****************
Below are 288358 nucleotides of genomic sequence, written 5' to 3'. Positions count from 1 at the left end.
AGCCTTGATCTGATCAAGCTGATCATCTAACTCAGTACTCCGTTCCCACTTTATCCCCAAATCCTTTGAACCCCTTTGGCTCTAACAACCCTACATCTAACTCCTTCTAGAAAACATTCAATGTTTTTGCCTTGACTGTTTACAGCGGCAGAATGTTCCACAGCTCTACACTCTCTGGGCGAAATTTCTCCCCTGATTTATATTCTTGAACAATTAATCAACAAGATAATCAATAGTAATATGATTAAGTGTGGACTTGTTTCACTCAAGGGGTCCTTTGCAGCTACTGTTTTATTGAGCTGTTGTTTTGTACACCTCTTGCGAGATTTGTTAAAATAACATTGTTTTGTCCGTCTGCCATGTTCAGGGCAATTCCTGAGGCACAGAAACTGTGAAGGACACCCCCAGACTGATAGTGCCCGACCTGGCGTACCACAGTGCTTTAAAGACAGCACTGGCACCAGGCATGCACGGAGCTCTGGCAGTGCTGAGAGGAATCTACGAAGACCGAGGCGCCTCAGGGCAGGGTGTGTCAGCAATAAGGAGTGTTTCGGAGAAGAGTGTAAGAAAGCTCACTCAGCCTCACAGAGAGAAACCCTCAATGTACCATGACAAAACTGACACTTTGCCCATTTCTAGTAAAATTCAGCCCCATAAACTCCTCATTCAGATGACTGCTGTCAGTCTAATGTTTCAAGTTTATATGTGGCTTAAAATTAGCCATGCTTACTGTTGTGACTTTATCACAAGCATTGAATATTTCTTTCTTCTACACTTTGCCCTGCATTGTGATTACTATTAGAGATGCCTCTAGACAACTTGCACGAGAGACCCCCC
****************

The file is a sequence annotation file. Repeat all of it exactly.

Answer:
Below are 288358 nucleotides of genomic sequence, written 5' to 3'. Positions count from 1 at the left end.
AGCCTTGATCTGATCAAGCTGATCATCTAACTCAGTACTCCGTTCCCACTTTATCCCCAAATCCTTTGAACCCCTTTGGCTCTAACAACCCTACATCTAACTCCTTCTAGAAAACATTCAATGTTTTTGCCTTGACTGTTTACAGCGGCAGAATGTTCCACAGCTCTACACTCTCTGGGCGAAATTTCTCCCCTGATTTATATTCTTGAACAATTAATCAACAAGATAATCAATAGTAATATGATTAAGTGTGGACTTGTTTCACTCAAGGGGTCCTTTGCAGCTACTGTTTTATTGAGCTGTTGTTTTGTACACCTCTTGCGAGATTTGTTAAAATAACATTGTTTTGTCCGTCTGCCATGTTCAGGGCAATTCCTGAGGCACAGAAACTGTGAAGGACACCCCCAGACTGATAGTGCCCGACCTGGCGTACCACAGTGCTTTAAAGACAGCACTGGCACCAGGCATGCACGGAGCTCTGGCAGTGCTGAGAGGAATCTACGAAGACCGAGGCGCCTCAGGGCAGGGTGTGTCAGCAATAAGGAGTGTTTCGGAGAAGAGTGTAAGAAAGCTCACTCAGCCTCACAGAGAGAAACCCTCAATGTACCATGACAAAACTGACACTTTGCCCATTTCTAGTAAAATTCAGCCCCATAAACTCCTCATTCAGATGACTGCTGTCAGTCTAATGTTTCAAGTTTATATGTGGCTTAAAATTAGCCATGCTTACTGTTGTGACTTTATCACAAGCATTGAATATTTCTTTCTTCTACACTTTGCCCTGCATTGTGATTACTATTAGAGATGCCTCTAGACAACTTGCACGAGAGACCCCCC